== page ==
“I suppose in the end, the whole of life becomes an act of letting go, but what always hurts the most is not taking a moment to say goodbye.”
– Adult Pi Patel portrayed by Irrfan Khan (Life of Pi)
Today, the film industry lost acclaimed actor Irrfan Khan. As soon as I read this on my timeline, my first response was, indeed, denial (described as the first stage of the grief-cycle in the Kubler-Ross Model). I was in shock, disbelief, praying that this was a piece of hoax news, and I found myself asking the question, “Why is this affecting me so much?”
I took a trip down memory lane and I remember being heartbroken when the world lost precious gems like Robin Williams (Oh Captain! My Captain!), Carrie Fisher (my darling Princess Leia), Alan Rickman (the misunderstood hero, Professor Snape) and the legend, Chester Bennington. Celebrity deaths happen often, many a time quite unexpectedly, and leave fans – people who did not know the deceased personally – in a confused cloud of grief. I remember friends of mine not familiar with the Star Wars or the Harry Potter Universe not being able to comprehend why deaths of Carrie Fisher and Alan Rickman, for instance, bothered me so much because, logically, yes, it does not make a whole lot of sense to feel sad about losing someone one did not actually know. However, it is important to note that mourning the passing over of a celebrity makes sense especially when the deceased was a person we admired or played a character we immensely liked; because celebrities often are inextricably linked to certain memories or certain moments in time that hold personal significance. For instance, Linkin Park’s Chester Bennington seemed to provide the soundtrack of my teenage days, with the words and the music being my source of comfort as I coped with challenges that I now know are fairly common in adolescence. His death, I remember, affected a lot of my clients too, and I remember organizing a tribute in his honour, and that was one evening when my counselling centre was crowded like never ever! Musicians who soundtracked our important milestones, sportspeople we grew up watching, television heartthrobs we pined over – our relationship with celebrities do not always follow the typically understood measures of time and space, at a subconscious level, making them almost immortal to us. In our heads, they are never supposed to age, never supposed to die, and when they do pass over, it feels like a tiny part of us died too – our innocence seems to die with them.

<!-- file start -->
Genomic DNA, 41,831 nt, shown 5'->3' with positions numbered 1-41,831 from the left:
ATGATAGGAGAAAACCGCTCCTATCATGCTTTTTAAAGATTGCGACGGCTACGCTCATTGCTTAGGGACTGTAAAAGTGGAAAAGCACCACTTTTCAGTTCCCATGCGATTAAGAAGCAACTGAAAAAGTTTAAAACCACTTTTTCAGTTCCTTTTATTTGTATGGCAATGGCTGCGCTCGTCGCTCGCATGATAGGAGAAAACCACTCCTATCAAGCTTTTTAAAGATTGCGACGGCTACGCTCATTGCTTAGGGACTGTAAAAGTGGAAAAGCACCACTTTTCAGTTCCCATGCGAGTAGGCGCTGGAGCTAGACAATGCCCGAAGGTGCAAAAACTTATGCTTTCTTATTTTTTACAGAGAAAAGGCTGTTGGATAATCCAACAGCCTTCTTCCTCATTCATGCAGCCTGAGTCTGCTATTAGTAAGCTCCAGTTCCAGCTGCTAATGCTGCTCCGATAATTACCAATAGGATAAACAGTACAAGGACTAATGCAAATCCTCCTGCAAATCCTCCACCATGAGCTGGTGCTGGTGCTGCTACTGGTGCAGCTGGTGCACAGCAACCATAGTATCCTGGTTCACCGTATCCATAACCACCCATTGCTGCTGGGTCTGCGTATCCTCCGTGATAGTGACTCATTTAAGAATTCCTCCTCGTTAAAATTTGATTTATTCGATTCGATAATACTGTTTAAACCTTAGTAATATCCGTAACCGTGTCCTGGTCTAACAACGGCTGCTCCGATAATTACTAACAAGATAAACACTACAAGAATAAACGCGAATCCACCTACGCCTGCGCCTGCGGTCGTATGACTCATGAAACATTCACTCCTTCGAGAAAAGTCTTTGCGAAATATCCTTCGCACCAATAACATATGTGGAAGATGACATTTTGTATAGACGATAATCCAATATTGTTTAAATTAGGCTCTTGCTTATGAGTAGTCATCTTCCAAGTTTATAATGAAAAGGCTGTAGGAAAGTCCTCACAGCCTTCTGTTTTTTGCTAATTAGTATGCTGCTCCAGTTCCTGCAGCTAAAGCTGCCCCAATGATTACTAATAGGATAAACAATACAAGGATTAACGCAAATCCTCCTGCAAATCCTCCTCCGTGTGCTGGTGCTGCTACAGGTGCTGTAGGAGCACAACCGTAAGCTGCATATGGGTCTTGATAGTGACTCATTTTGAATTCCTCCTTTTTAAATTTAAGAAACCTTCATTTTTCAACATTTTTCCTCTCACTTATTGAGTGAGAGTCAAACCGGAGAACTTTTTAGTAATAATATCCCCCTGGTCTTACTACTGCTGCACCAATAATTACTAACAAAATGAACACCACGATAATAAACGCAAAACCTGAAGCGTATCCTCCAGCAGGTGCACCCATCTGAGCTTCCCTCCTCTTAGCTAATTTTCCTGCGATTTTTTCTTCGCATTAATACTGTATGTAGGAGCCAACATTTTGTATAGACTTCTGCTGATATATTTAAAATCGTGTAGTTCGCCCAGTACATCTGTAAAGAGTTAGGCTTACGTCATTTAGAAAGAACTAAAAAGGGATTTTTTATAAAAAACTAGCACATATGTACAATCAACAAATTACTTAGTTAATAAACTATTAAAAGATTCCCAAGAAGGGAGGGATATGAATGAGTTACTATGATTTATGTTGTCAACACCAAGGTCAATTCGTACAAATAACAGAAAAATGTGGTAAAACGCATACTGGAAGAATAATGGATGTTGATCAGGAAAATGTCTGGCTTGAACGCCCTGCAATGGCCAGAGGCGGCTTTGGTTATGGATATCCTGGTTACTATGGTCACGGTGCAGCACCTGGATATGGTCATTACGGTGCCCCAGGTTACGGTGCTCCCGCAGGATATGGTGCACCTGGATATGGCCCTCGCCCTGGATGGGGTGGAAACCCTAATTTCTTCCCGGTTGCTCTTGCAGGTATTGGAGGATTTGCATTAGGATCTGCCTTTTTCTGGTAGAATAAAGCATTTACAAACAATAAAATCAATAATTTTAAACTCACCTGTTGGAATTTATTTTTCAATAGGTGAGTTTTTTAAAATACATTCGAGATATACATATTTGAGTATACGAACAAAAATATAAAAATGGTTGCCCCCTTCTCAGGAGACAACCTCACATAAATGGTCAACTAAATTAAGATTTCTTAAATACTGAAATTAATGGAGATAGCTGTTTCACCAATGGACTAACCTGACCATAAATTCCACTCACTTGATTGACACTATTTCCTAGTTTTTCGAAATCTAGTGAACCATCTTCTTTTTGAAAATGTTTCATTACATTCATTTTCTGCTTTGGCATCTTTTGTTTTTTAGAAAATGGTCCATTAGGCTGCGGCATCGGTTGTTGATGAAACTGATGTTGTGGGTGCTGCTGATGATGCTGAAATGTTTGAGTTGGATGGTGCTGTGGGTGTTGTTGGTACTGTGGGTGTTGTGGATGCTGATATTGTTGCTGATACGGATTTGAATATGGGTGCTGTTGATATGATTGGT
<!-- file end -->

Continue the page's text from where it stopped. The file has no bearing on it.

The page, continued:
Feeling intense emotions around the death of a celebrity is a common experience because even though it feels like we don’t know celebrities, we actually do know them in our own way. Many of them were a regular part of our lives through the movies or shows they did, the books they wrote, the art and music they created, and through the millions of ways they inspired us through their personal stories or by playing the parts of characters that changed our lives.
So, if you are feeling sad about a loss, it is a signal that it had some meaning to you. Feelings are always valid and should never be ignored. Social media does not really allow us to sufficiently discuss our feelings, and sorrow has many forms, a lot of which is difficult to put into words, let alone 280 characters, so, as I am in solidarity with all those mourning the loss of Irrfan Khan, the invitation is to not bottle down emotions by posting standard phrases like “rest in peace”, but to dig deeper and dive within, and to explore more along the lines of what that person meant to you – in what ways have they enriched your life, your world. How did life change for your – albeit in a small manner – after seeing their work? Let those feelings pour onto a page, and let those tears fall if need be. You are allowed to grieve. You are allowed to shed a tear. Your grief is valid. You are loved.